Texas is a very large state, with an incredibly diverse topography and therefore the Texas climate is hard to pinpoint. The Gulf Coast has a typically maritime climate, with hot, humid summers and mild winters. The central and northern areas are more continental, with hot summers and cold winters. Dry and hot conditions exist along the Mexican border in the southwest, and in the northwest, in the Texas/Oklahoma panhandle, winters are colder with snowfall a common occurrence. The state has two principal seasons - summer usually runs from about April to October, and winter begins in November, lasting until about March.
In summer, temperatures can range from 96°F (36°C) in El Paso in the southwest, to 91°F (33°C) in Amarillo in the panhandle, to 88°F (31°C) on the Gulf Coast, while winter temperatures in the same three areas can range from 29°F (-2°C), to a more mild 48°F (9°C) on the Gulf Coast. The rainfall in Texas can vary too, with the western areas experiencing the least amount and the east and southeast along the Gulf of Mexico experiencing the most. The Gulf Coast is susceptible to hurricanes and tornadoes, while the state has also experienced severe floods, as well as droughts.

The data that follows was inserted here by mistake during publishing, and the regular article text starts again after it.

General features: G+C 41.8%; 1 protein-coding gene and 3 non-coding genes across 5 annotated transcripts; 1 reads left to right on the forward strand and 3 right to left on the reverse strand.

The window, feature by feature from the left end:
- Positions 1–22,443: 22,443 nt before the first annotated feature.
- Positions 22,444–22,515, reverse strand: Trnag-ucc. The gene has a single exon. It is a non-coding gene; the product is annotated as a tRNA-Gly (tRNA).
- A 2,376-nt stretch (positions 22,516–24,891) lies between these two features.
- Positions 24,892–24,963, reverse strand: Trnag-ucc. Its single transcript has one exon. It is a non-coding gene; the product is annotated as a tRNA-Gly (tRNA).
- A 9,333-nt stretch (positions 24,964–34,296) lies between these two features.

Situated in La Mansión del Río in the downtown area, this highly regarded Tex-Mex restaurant offers both fabulous food and a wonderful setting on a riverside veranda shaded by palm trees. Tapas are available for each meal of the day; main courses are anchored on fresh, seasonal ingredients. Check out the $12 lunchtime 'Two Courses in 40 Minutes' special.
Start off slow at the super-modern first-floor bar before heading upstairs to the restaurant for some of San Antonio's best dining experience. Enjoy the elegant cuisine with the restaurant's celebrated chicken-fried oysters or blue-crab spring rolls. If you're on a budget but your appetite isn't, get here before 6.30pm for the 3-course dinner at only $30.